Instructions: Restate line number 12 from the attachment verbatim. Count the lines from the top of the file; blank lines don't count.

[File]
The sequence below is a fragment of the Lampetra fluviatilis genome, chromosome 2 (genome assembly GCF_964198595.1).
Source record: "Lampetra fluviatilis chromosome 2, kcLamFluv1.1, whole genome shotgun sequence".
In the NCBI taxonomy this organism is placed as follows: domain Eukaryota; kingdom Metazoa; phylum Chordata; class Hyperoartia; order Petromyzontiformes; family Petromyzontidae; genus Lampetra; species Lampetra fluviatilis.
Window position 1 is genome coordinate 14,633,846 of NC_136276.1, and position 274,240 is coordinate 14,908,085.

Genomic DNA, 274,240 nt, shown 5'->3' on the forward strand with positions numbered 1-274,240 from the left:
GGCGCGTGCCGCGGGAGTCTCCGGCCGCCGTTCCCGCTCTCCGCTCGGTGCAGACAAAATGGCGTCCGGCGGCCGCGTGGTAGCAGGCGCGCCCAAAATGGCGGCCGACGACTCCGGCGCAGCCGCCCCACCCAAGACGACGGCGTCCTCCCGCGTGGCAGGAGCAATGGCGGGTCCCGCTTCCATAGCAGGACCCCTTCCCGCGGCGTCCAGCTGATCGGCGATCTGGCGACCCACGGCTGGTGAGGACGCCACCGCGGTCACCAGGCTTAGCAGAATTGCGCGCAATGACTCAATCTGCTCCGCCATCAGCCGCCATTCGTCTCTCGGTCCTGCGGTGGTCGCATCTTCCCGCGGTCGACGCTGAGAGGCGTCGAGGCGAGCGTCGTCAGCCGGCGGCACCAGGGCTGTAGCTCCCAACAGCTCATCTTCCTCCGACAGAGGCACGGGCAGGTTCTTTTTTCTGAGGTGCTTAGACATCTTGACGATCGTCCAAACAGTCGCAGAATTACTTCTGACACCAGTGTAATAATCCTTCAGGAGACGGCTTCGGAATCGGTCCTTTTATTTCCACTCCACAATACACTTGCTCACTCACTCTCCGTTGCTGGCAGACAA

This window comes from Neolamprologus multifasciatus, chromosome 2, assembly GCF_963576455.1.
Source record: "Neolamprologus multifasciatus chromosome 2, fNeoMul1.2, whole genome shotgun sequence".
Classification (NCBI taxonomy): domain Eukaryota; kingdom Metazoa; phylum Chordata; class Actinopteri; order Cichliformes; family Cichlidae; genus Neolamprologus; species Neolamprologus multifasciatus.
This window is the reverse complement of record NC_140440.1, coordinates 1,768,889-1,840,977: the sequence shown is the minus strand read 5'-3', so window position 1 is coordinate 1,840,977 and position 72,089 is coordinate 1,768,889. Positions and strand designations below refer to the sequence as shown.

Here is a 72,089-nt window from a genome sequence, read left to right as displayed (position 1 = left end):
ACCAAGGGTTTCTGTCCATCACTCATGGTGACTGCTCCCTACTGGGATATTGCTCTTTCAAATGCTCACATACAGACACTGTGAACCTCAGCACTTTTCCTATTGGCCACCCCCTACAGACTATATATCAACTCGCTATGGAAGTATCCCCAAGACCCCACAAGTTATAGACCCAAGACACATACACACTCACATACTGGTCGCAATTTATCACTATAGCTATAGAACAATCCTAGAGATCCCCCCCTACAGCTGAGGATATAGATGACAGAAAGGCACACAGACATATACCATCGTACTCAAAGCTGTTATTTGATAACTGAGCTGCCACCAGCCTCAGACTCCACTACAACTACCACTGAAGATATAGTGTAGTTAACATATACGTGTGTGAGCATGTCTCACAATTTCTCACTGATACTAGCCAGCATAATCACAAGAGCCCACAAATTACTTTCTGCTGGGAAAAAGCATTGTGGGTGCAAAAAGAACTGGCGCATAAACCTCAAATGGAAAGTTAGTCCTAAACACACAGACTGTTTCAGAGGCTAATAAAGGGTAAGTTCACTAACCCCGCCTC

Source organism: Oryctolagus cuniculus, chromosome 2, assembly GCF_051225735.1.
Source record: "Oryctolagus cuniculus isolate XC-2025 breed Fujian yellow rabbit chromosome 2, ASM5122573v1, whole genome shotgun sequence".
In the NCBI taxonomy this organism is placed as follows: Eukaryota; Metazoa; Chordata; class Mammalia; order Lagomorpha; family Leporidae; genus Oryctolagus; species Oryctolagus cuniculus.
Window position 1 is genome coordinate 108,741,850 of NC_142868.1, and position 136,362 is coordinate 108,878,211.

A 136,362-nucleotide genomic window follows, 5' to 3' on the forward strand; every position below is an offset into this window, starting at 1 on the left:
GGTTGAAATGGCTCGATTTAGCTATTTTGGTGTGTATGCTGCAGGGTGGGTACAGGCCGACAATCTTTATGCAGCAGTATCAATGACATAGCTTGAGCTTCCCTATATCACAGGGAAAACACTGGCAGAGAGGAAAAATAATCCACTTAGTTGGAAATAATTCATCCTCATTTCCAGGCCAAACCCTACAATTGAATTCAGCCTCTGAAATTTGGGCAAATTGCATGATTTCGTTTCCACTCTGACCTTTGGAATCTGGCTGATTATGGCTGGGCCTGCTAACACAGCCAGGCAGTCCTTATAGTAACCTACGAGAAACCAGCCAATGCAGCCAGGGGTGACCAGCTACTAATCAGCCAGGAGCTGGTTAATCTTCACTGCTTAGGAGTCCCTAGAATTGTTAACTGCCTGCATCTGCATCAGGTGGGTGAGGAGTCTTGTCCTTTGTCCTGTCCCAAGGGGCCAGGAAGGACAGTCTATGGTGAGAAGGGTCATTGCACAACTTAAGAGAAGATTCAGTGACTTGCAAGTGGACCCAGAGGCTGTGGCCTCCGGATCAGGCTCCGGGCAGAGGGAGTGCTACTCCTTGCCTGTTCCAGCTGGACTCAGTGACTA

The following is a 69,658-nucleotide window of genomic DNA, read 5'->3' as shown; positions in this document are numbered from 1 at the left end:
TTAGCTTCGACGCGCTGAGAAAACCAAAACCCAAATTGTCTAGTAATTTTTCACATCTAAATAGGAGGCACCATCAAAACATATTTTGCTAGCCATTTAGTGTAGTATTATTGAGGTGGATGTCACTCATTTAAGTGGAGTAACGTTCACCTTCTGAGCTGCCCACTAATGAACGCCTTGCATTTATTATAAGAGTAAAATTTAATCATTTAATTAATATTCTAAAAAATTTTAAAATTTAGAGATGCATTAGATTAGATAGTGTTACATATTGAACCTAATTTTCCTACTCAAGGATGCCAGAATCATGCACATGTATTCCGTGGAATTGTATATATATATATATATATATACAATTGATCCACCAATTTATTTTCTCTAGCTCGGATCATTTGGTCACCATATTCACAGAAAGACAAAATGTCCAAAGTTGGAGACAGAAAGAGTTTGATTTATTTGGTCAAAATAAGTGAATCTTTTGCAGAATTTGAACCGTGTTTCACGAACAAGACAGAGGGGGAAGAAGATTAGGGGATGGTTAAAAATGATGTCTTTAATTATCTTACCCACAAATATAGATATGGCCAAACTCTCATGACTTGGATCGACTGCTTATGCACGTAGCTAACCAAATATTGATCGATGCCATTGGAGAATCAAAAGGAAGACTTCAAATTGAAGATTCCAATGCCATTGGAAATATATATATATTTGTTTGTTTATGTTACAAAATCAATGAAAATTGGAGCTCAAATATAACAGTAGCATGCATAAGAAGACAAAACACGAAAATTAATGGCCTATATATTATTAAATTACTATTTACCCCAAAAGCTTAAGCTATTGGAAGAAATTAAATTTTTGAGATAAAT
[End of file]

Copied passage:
ACCAAGGGTTTCTGTCCATCACTCATGGTGACTGCTCCCTACTGGGATATTGCTCTTTCAAATGCTCACATACAGACACTGTGAACCTCAGCACTTTTCCTATTGGCCACCCCCTACAGACTATATATCAACTCGCTATGGAAGTATCCCCAAGACCCCACAAGTTATAGACCCAAGACACATACACACTCACATACTGGTCGCAATTTATCACTATAGCTATAGAACAATCCTAGAGATCCCCCCCTACAGCTGAGGATATAGATGACAGAAAGGCACACAGACATATACCATCGTACTCAAAGCTGTTATTTGATAACTGAGCTGCCACCAGCCTCAGACTCCACTACAACTACCACTGAAGATATAGTGTAGTTAACATATACGTGTGTGAGCATGTCTCACAATTTCTCACTGATACTAGCCAGCATAATCACAAGAGCCCACAAATTACTTTCTGCTGGGAAAAAGCATTGTGGGTGCAAAAAGAACTGGCGCATAAACCTCAAATGGAAAGTTAGTCCTAAACACACAGACTGTTTCAGAGGCTAATAAAGGGTAAGTTCACTAACCCCGCCTC